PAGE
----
Whether or not I am qualified as an expert on language acquisition is perhaps debatable. And there are certainly people out there, better qualified than me. So far, through all of my research, however, I can’t find any credible expert who believes that a non-speaker can somehow learn the language by speaking to native speakers.

I get attacked all of the time on the Internet for my videos and articles on language acquisition. So, there are clearly people who disagree with me, but they never seem to be university professors or qualified translators or linguists whose research has lead them to different conclusions.

What I find is that people who are completely unqualified disagree to do so.

In this instance, I asked my colleague if she had a degree in linguistics. And she didn’t, neither did she had a degree in foreign language or similar or related field. So, I asked if she has ever learned a foreign language and her answer was, “I speak Bahasa and English.” The tone suggested that this did indeed qualify her to give advice on language acquisition.

But this brings us to my next point and one of my pet peeves. Bahasa and English are the two most commonly spoken languages in Malaysia. This particular individual, and millions of other Malaysians, are near native speakers in at least two and often three of their country’s national languages. Now, while I envy them for having such a high degree of fluency in two or more languages, these people are not language learners. The bulk of Malaysians have never had the experience of learning a language.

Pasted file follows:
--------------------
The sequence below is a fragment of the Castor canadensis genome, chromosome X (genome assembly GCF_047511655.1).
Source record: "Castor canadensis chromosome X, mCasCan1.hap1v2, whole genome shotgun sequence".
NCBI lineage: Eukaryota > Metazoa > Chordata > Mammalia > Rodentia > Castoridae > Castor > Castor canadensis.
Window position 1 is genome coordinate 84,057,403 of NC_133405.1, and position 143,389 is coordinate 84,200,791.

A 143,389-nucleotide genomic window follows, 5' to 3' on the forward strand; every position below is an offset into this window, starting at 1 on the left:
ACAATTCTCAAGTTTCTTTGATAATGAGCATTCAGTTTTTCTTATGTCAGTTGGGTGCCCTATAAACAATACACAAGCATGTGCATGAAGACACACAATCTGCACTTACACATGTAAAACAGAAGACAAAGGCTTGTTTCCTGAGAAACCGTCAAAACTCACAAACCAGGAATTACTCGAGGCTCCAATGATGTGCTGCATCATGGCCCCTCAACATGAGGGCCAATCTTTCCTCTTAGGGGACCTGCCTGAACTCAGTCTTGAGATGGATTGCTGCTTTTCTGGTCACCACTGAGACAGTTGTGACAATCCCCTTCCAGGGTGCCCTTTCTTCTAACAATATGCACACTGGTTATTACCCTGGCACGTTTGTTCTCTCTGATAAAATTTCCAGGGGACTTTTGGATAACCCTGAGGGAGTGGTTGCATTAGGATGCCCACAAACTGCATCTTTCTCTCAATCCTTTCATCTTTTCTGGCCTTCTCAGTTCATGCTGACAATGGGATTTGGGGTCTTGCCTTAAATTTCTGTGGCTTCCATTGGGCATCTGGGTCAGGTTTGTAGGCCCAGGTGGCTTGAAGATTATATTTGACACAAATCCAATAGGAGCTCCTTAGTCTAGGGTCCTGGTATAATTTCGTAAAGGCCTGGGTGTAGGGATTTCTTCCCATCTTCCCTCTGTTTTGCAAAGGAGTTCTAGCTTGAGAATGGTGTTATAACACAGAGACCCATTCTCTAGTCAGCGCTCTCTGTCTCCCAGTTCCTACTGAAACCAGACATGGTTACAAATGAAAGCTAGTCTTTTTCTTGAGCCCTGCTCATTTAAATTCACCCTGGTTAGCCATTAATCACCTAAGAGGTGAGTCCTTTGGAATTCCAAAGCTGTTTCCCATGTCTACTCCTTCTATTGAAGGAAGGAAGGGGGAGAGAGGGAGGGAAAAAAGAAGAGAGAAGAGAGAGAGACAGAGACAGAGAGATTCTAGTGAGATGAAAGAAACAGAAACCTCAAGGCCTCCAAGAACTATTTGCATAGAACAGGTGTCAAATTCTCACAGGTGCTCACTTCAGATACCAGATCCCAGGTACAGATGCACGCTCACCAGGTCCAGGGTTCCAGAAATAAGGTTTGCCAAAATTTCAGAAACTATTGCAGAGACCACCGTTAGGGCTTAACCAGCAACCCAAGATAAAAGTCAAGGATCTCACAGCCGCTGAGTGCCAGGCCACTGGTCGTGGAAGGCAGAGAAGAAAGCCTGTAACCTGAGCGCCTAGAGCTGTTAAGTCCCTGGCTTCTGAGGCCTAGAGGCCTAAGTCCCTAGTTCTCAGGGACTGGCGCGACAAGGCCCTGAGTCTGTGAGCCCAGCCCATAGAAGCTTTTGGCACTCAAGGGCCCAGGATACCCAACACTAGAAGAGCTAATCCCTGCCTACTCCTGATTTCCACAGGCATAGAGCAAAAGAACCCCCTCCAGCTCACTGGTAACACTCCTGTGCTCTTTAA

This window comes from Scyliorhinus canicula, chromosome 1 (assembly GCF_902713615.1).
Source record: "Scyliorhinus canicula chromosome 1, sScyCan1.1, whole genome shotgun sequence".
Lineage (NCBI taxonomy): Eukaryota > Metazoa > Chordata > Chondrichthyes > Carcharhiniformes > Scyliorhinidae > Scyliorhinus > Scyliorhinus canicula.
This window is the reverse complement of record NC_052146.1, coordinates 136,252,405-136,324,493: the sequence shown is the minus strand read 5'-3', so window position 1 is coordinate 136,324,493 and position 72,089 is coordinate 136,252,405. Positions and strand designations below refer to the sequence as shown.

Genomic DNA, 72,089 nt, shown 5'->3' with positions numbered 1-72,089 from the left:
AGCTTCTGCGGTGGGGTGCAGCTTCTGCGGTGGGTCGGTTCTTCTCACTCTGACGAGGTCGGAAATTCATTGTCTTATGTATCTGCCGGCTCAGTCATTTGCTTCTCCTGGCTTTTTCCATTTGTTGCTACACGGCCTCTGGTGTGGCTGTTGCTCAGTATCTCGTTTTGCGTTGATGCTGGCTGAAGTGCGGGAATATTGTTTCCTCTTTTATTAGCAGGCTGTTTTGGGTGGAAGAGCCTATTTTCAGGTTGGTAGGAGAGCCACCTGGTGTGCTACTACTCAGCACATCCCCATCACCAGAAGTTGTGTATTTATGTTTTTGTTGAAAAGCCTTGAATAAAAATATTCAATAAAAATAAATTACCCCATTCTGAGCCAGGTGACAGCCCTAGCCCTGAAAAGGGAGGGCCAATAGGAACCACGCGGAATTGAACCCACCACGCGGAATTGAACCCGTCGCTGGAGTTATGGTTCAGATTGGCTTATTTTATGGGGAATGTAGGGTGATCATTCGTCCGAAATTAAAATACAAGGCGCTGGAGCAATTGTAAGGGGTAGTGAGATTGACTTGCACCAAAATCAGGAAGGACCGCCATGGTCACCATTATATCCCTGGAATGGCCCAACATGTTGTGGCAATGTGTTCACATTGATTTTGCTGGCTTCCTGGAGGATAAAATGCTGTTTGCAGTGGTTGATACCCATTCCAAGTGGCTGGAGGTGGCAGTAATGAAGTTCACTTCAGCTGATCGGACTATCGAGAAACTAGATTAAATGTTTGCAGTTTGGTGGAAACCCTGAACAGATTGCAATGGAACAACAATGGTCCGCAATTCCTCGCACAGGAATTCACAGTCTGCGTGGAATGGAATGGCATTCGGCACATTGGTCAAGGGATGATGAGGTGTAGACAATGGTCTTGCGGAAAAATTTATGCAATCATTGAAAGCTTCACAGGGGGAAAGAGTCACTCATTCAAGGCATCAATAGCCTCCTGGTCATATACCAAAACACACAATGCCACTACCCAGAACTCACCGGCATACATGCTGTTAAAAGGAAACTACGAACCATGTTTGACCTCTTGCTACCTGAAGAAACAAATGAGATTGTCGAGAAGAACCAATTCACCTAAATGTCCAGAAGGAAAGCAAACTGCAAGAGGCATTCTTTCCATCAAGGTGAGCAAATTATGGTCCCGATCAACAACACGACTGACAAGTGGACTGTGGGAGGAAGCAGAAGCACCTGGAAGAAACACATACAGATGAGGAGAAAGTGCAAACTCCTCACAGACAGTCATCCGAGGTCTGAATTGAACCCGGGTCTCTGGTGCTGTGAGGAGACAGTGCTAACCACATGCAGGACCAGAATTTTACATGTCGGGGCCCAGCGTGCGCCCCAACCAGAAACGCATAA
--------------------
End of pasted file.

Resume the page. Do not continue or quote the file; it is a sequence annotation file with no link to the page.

You don’t learn your mother tongue, you acquire it. You learn it because you are surrounded by it, bombarded with it, and people talk to you, and in front of you, in it. Your country’s national languages are on TV, in newspapers, on the radio, and spoken at public gatherings and in school.

The reason why Malays and many Filipinos are at near native speaker level in English is because, rather than in spite of, the fact that they have never studied English. They acquired English by attending math and science classes at school, which were taught in English. They learned it from watching American movies which were not dubbed.

In Taiwan and Vietnam I saw kids memorizing thousands upon thousands of English words. And yet, they couldn’t communicate at all. My most dedicated Taiwanese friends were constantly reading books about, not in, English. “Learn English Idioms,” “How to Converse in English”…. My Malay friends, on the other hand, read “The Kite Runner,” or the latest Stephen King book in English.

Malaysians and Filipinos communicate extremely well. Very occasionally I may stumble upon a word that a Malay friend is not familiar with, but it is a single word. I explain it, and we move on. Malaysians, at least those in KL who I deal with on a daily basis, understand our humor. They make jokes, they even understand puns. Vietnamese and Taiwanese who are considered fluent or who work as translators, often can’t get anything at all out of watching an English movie, and can’t follow the thread of a conversation between two native speakers.